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Pop Mart has elevated toy-buying to an act of trendy connoisseurship among China’s young affluent consumers. Now it wants to emulate fellow domestic brands such as social media platform TikTok and online fashion retailer Shein by capturing the attention of western consumers.

Such is the popularity of the group’s colorful cutesy characters in its home market, the buying craze for them prompted one state-affiliated group to warn that Pop Mart was fueling overconsumption and waste.

The reprimand came after an avid collector in January bought 106 KFC meals at once just to get his hands on a Pop Mart toy as part of a promotion. Others paid proxies to order food for them or simply discarded their meals after buying them.

Pop Mart spawned a frenzied market for its toys by successfully navigating China’s powerful but fickle youth culture trends, even launching a social media and toy-trading app where toy hunters can show off their latest hauls and swap tips on the newest trends. Now the group is turning its attention to international expansion.

“In the long term, we will exceed 50 per cent [overseas revenue],” Justin Moon, Pop Mart’s vice-president in charge of international business, said, adding that he hoped to do so within four or five years. He cited Lego, the world’s biggest toymaker, which is betting big on expansion in Asia but still derives more than 80 per cent of its income from the US and Europe, the Middle East and Africa. “So we think this space is very big.”

Pop Mart opened its first European store in London in January and has plans to reach a total of between 40 and 50 overseas outlets this year. Including the London store, it already has 18 outlets outside China.

The company works with designers and artists to develop its characters, ranging from wide-eyed alligators to canine astronauts. It released a collection last year themed around the work of US artist Keith Haring and recently launched a collaboration with designer skiwear label Moncler.

Launched in 2010, Pop Mart has been credited with creating the market for so-called designer toys and last year made gross profits of Rmb2.8bn ($424mn). The company has 288 outlets and more than 1,800 vending machines known as “roboshops” in China and earned Rmb4.5bn in revenue last year. About half of its revenue comes from its shops and vending machines, with most of the rest coming from online sales.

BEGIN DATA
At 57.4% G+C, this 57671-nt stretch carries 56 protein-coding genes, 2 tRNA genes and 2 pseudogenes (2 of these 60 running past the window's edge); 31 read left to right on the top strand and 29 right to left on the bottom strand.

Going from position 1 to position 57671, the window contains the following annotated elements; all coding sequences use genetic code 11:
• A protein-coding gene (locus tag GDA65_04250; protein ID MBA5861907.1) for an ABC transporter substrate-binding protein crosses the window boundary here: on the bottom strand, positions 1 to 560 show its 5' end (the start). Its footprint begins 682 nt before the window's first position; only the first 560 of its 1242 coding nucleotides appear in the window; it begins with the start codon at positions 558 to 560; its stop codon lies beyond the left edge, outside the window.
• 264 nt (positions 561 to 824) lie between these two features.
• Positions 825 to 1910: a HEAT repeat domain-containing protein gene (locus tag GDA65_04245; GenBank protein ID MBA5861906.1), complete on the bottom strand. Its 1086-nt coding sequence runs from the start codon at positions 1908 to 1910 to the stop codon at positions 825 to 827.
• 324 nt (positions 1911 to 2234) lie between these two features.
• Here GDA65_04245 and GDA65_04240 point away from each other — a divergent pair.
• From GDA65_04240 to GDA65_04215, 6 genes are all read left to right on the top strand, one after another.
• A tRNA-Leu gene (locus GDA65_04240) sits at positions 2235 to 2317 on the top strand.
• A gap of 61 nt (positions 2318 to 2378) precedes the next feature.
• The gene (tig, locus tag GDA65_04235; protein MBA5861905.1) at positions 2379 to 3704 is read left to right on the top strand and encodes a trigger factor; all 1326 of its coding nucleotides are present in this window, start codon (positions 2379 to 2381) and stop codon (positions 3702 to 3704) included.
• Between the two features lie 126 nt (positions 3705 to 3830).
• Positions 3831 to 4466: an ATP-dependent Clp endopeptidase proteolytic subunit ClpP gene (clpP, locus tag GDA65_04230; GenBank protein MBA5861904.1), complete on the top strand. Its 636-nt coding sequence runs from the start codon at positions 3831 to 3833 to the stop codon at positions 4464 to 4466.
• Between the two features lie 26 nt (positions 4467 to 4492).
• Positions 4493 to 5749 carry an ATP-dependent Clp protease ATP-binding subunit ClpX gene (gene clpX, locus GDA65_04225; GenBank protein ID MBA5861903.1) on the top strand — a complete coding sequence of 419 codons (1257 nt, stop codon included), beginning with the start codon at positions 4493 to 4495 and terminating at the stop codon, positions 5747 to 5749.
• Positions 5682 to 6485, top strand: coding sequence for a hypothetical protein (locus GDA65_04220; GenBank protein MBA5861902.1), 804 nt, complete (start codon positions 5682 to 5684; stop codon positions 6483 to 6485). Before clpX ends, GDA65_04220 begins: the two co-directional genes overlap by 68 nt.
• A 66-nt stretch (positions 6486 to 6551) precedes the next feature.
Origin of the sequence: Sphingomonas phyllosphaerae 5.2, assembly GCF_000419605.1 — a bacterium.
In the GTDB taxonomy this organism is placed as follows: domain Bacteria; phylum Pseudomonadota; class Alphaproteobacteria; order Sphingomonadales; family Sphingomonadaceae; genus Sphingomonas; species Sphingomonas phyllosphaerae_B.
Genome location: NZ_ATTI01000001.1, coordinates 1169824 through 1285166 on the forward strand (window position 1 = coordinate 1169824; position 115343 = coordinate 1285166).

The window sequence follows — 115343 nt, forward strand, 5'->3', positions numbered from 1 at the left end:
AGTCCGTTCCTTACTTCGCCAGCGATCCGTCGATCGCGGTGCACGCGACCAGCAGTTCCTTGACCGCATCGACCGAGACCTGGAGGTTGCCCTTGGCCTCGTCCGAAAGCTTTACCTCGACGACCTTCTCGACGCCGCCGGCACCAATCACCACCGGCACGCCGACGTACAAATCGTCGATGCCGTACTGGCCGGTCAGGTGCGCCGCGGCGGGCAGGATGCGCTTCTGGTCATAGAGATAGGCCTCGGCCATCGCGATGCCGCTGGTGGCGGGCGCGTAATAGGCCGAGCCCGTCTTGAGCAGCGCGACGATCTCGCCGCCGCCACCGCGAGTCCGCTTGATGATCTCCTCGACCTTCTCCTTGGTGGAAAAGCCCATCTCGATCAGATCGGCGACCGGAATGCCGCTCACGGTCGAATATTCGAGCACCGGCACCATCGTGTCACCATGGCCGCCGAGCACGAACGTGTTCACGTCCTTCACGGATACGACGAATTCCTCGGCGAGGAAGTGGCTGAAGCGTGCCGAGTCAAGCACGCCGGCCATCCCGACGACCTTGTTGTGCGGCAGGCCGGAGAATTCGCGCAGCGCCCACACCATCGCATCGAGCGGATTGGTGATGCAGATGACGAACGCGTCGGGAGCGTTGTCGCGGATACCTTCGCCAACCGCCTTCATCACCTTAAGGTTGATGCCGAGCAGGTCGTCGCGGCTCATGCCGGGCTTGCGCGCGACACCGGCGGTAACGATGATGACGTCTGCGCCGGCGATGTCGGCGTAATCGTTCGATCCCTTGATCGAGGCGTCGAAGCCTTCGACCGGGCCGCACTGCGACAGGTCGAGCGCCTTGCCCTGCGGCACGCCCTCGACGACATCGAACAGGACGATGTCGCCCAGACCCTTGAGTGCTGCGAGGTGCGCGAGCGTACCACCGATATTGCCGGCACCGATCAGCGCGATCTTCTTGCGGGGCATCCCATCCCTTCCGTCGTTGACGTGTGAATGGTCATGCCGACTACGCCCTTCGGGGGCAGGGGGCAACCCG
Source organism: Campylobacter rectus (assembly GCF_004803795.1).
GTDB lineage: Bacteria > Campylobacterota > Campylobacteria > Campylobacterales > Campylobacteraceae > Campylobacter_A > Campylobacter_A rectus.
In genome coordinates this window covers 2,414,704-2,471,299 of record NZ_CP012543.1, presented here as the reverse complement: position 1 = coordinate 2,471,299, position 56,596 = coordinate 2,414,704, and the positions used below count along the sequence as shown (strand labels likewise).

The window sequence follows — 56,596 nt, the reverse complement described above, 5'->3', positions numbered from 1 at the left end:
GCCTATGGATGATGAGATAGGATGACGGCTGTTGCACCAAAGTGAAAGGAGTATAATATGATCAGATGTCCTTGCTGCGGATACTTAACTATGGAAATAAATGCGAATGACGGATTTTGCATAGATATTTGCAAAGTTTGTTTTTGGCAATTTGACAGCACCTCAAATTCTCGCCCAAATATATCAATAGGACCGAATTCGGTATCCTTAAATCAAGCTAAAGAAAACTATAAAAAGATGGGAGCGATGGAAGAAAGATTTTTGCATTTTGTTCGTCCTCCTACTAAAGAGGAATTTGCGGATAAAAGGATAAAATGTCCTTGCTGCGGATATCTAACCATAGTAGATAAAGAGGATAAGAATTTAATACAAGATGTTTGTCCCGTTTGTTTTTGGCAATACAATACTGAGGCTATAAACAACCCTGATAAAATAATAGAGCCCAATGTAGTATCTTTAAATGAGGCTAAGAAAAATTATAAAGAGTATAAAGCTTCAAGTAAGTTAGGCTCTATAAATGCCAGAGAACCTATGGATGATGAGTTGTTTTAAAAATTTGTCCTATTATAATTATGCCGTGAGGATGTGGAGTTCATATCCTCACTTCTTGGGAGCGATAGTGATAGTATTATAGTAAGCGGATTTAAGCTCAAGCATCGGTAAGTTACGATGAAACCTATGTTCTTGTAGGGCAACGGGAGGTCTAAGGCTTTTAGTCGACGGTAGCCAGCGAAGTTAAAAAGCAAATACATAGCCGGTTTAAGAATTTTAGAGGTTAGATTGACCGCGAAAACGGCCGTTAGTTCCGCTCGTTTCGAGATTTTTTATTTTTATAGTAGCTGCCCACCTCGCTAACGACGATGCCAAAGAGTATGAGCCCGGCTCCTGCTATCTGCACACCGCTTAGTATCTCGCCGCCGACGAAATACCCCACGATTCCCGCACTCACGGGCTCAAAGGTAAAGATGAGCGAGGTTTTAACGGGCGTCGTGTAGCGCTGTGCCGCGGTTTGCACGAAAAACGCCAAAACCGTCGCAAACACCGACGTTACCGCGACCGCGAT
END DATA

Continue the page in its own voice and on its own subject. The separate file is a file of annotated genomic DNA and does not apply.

Some of the most desirable smaller Pop Mart toys often sell to avid collectors for Rmb1,000 or more on the second-hand market, a space that has seen investment from prominent venture capital groups including Sequoia.

The company is known for its trademark “blind boxes”, which contain an unidentified character and sell for Rmb59-Rmb69 each. The format drives sales by prompting repeated purchases from customers seeking to secure the rarest collectibles.

The trend catapulted Pop Mart to a $676mn listing in Hong Kong in December 2020, giving it a market capitalization of $7bn.

But the group’s revenue growth slowed in the six months to December 31, with sales 60.3 per cent higher year on year compared with 116.8 per cent growth in the previous six months. Its shares are now trading below their offer price.

Pop Mart’s typical customers are China’s increasingly affluent teenagers and young adults. This has given the group room to grow domestically, despite the country’s dwindling birth rate reducing the relative size of its child population, according to Camille Gaujacq, an analyst at Daxue Consulting.

iiMedia Research, a data analysis company, estimates that the Chinese designer toy market was worth Rmb38.4bn in 2021 and will grow almost 50 per cent to Rmb57.5bn by 2023.

But analysts say that China’s latest Covid-19 outbreak has weakened consumer sentiment and threatens to dent Pop Mart’s growth.

Gaujacq said that while there was a market for Pop Mart’s toys outside China, it was hard to tell how far a growth model based on spurring a consumer trend could fuel the company’s expansion in the west.

International growth was Pop Mart’s “most important development focus”, said Moon, the vice-president, adding that while he acknowledged the “massive challenge” of convincing foreign consumers to buy into a Chinese trend, strong sales at the UK store gave him reason to be confident.

Moon said that while consumer “tastes are completely different” in the west, “you can’t find anything like our products in these places. To local people these things are really fresh.” He added that while initial uptake of Pop Mart characters was quicker in east and south-east Asian countries, where the group is also opening outlets, ultimately “our products don’t have national borders”.

“When people see this product they don’t ask, where are you from, are you Chinese, or American or British?” said Moon, grasping a foot-high astronaut figurine with a head the size of a cantaloupe. “The reason our products are well received in places around the world is that they don’t have any nationality . . . they come from another world.”

Source: Financial Times May 3, 2022 | By William Langley